I was an exchange student in Norway in 1972-73--a long and difficult year. (The above picture was taken in the spring of 1973 on the shore of Moss Fjord, by my buddy Marshall Rogers; it's brooding tone accurately captured my state of mind during much of that year). Back home, my sister had in the meantime "found Jesus." One day there's a big postal package for me, and I'm excited to get something from California. Imagine my disappointment: she had dutifully sent me a Bible.
Last Sunday afternoon, at the heart of summery August, and at the ripe age of 58, I finally attended my first County Fair. I was moved by my encounter with this venerable American tradition. Admittedly, I’ve never been any good at “normal” leisure pursuits, being an inveterate workaholic. But this experience was one of those occasional epiphanies revealing what is undeniably lovable about America (something I don't write about often). //more
Note: Elaine and I were in Arizona last week at the Mennonite Church US biennial Convention, arriving just a day after the heroic firefighters were killed northwest of the city. Our friend Rabbi Arthur Waskow has written a poignant reflection below that we commend. He shares deeply our BCM commitment to name public addictions such as fossil fuels, and to the strategy of "moving money," that we've advocated for a decade now. Read on.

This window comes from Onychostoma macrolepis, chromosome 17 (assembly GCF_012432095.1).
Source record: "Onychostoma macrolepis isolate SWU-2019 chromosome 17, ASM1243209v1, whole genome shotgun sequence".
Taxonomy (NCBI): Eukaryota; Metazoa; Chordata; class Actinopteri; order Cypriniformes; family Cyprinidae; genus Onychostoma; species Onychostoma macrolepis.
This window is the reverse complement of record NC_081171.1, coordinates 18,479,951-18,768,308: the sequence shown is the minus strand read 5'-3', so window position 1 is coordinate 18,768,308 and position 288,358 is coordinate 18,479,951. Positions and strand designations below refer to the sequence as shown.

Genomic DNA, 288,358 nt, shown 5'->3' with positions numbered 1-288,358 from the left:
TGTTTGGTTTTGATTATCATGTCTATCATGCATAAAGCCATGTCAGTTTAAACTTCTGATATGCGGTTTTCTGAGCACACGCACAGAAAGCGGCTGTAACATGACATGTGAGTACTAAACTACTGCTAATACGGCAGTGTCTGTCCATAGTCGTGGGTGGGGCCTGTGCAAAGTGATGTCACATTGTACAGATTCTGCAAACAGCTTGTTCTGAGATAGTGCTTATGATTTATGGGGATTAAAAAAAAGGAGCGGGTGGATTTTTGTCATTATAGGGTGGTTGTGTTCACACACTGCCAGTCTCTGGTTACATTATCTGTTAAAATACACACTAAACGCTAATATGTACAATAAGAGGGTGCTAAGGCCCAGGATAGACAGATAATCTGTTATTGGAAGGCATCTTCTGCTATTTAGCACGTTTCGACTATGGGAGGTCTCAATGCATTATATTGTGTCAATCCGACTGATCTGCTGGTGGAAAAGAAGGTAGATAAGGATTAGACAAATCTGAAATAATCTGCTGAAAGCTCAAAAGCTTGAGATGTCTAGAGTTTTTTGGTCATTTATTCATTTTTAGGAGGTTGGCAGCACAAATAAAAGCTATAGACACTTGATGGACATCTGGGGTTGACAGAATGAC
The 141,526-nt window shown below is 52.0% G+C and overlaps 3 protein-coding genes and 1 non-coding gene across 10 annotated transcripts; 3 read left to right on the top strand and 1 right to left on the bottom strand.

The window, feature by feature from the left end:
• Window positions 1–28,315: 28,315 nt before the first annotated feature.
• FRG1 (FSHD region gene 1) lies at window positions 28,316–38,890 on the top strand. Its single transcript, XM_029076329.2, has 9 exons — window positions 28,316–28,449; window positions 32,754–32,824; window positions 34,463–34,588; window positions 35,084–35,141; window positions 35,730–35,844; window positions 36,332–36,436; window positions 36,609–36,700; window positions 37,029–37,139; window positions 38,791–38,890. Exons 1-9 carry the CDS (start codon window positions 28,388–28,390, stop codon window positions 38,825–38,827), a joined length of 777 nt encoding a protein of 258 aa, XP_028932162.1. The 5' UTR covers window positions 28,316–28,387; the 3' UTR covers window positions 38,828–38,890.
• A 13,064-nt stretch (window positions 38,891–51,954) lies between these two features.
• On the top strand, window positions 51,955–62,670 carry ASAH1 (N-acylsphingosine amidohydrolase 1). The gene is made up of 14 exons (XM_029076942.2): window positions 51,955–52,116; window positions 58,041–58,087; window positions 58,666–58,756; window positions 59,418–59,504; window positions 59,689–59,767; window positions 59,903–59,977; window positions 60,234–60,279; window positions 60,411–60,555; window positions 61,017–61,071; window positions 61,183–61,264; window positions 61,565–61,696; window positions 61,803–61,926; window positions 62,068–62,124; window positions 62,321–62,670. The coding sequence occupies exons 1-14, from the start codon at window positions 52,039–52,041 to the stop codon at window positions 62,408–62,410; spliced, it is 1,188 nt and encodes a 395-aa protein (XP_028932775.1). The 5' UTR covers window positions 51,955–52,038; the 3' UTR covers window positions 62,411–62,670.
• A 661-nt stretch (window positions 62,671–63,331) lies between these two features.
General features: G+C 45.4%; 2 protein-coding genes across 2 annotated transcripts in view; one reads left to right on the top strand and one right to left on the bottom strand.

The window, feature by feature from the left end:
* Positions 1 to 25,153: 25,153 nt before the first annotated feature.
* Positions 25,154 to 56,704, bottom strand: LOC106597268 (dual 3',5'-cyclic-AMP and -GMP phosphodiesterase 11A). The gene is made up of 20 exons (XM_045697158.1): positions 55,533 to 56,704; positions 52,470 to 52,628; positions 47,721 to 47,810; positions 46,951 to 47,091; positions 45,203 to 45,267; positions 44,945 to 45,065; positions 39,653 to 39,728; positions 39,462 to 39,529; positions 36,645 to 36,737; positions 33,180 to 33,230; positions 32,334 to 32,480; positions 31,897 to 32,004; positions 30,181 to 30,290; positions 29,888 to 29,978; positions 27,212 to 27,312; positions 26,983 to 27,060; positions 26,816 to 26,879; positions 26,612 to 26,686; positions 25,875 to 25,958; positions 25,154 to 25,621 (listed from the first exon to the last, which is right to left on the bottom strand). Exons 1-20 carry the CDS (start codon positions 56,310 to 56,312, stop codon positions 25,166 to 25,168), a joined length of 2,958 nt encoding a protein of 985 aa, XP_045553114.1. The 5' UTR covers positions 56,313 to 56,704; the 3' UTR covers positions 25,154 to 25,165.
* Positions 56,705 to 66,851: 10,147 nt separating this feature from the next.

In Arizona this past week, 19 highly skilled firefighters were killed by a fire in what the New York Times called “Deadly New Normal: A Tinderbox West.” It was the largest number of firefighters killed in a single day since the terrorist attack on 9/11.
WHY is a tinderbox West the “new normal”?
Tommy Airey is inhabiting our blog space again! He and Lindsay are amidst a 10 week circumnavigation by Prius of North America, visiting friends and radical Christian communities along the way. They met up with Elaine and I in Winnipeg, MB during the last week of June, and Tom's report (an excerpt from their road trip blog) captures some of the highlights of that week. (Above: Harley Eagle talks to our class at CSOP.)
Conversation is a discourse that holds within it the possibility of mutual conversion. (Ched Myers & Elaine Enns, Ambassadors Of Reconciliation, Volume II, 2012)
We are all involved in politics whether we like it or not. Otherwise you are in denial.
(Bill Blaikie, retired New Democratic Party political leader)
(Lakota Sioux Phrase used to end prayers meaning "everything and everybody is connected")
First time in Canada for both Lindsay and me. On the warmest day of the summer so far (30 degrees celsius!), we headed to Winnipeg, just an hour north of the Minnesota/Canada border. We met A LOT of fascinating people this week.